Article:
Tuesday, January 11, 2011

The Koyie Hill problem

I’ve been a supporter of Koyie Hill since the 2007 season when, I believe, he played a significant role in turning the team around and getting them on track to win the division title.

Since that time, while Koyie has been given high grades by the pitchers that he catches for, he has performed quite poorly not only at the plate, but in the field as well.

Last season I finally started to waiver on my support for Koyie Hill. A big part of Koyie’s game has been that he could throw out base runners and was a fundamentally a good catcher. Last year, he was terrible at throwing out base runners, was fundamentally poor behind the plate and had some unforgivable lapses in judgment that cost the Cubs dearly.

Now, I’ve said all this before I even opened up FanGraphs or Baseball-Reference to support my call for Koyie Hill to go away.

Yeah...it's the bat's fault.

So with that, we look at Koyie’s WAR last season and we see that he was a -0.7. Defensively alone he supposedly cost the Cubs 3 runs last year. That’s not good for a “defensive” backup catcher. Offensively, he was embarrassingly terrible with an OPS of .552 and RAR of -16.1.

Can we expect Koyie to improve this year? Well, considering how poor he plaed in 2010, one could expect him to be somewhat better, but those 2010 numbers were so bad that even if he was marginally better, he probably would still be worth less than a replacement player. We cannot expect Koyie to return to his 2009 level where he had a WAR of 0.6.

Koyie isn’t a young guy either. He’ll be 32 this season. That would indicate that his “best” days are probably behind him. As a true backup, Koyie has only had one season where his worth was above a replacement player and that was (if you were paying attention) 2009. Even in 2007, the year I said the Hill helped rescue the team, he was statistically worthless.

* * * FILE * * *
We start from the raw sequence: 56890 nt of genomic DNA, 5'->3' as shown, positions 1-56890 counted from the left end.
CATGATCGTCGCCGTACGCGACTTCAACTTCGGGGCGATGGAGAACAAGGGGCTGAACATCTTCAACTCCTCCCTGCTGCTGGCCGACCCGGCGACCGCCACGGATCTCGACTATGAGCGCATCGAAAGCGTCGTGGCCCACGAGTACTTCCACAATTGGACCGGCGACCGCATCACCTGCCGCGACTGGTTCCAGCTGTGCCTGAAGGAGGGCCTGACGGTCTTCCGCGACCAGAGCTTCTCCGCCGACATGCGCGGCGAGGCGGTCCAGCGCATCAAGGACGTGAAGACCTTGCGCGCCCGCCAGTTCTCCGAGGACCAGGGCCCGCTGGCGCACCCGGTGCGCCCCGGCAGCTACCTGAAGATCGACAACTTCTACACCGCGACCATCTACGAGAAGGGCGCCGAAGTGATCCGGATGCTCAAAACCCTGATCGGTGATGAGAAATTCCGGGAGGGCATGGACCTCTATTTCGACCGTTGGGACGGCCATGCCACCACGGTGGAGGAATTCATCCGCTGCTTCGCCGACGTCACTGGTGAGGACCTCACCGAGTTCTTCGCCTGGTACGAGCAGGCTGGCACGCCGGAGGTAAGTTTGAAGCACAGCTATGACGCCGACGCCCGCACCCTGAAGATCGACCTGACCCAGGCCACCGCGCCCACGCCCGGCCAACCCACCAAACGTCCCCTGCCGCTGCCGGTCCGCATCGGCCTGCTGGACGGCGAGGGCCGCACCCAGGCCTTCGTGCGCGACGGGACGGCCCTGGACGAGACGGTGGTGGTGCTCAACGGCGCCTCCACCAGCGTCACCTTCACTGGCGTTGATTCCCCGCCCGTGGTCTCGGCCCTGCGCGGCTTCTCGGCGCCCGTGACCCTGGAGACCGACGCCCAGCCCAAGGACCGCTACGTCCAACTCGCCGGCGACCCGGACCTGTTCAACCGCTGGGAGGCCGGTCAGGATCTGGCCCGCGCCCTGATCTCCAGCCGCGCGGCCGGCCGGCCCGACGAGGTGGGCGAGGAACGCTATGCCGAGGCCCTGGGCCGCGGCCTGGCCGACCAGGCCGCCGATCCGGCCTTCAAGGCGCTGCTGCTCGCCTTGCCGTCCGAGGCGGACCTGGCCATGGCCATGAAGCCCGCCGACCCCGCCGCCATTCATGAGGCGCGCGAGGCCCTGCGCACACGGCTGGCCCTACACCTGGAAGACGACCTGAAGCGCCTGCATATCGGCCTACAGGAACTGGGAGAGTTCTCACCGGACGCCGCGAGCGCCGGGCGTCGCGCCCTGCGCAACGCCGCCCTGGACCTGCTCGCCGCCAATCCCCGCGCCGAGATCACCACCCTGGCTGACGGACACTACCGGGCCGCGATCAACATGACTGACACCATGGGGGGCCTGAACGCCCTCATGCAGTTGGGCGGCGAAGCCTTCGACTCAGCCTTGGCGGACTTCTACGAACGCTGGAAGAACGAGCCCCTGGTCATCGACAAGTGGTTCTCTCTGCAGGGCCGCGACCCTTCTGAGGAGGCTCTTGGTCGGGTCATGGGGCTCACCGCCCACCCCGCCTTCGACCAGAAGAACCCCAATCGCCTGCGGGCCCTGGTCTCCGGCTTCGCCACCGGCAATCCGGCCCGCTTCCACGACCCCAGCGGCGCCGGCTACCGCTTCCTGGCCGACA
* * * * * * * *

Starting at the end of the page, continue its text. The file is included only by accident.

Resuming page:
I did an image search for Koyie Hill, and this is picture came up.

Lou Piniella and Jim Hendry appeared to absolutely love Koyie Hill. They pretty much handed him the job as backup catcher once Hendry Blanco left a couple years back. They this this all based on his performance during the stretch in the middle of the 2007 season when the Cubs turned everything around with him behind the plate. For a couple of years, Koyie was able to hang his hat on the fact that when he caught, the Cubs not only won much more frequently, but the pitchers’ ERAs were significantly lower. Not so any more. While the team’s ERA with Hill was still better behind the plate than it was with Geovany Soto last year…it was only slightly better. The team’s record with Hill starting behind the plate was 24-36 for a .400 winning percentage. They were a .500 team when Hill wasn’t catching (51-51).

So I bring this whole subject up because the last two roster transactions the Cubs have made have included catchers. In the Garza trade, the Cubs sent Robinson Chirinos to Tampa Bay, a player who had an outstanding year last year in AA and AAA. He’s relatively young as well (27 going into this season). A number of bloggers sighed at the idea the Chirinos was sent to the Rays as many people had hoped that he could give Koyie Hill a run for his money in competing for that backup catcher position.

The Cubs have now replaced Chirinos with a waiver claim. Max Ramirez was picked up by the Cubs yesterday…a player who was placed on waivers by the Boston Red Sox. Ramirez has only seen limited time at the Major League level to this point in his career, and his minor league numbers are nothing to get excited about. He also appears to struggle throwing out base runners.

At the same time, I have to think that Ramirez is at least as good as a replacement player and I hope he can beat out Koyie Hill for that backup position on the 25 man roster.

It’s time for Koyie to go and hopefully Mike Quade and Jim Hendry can realize that before too much longer.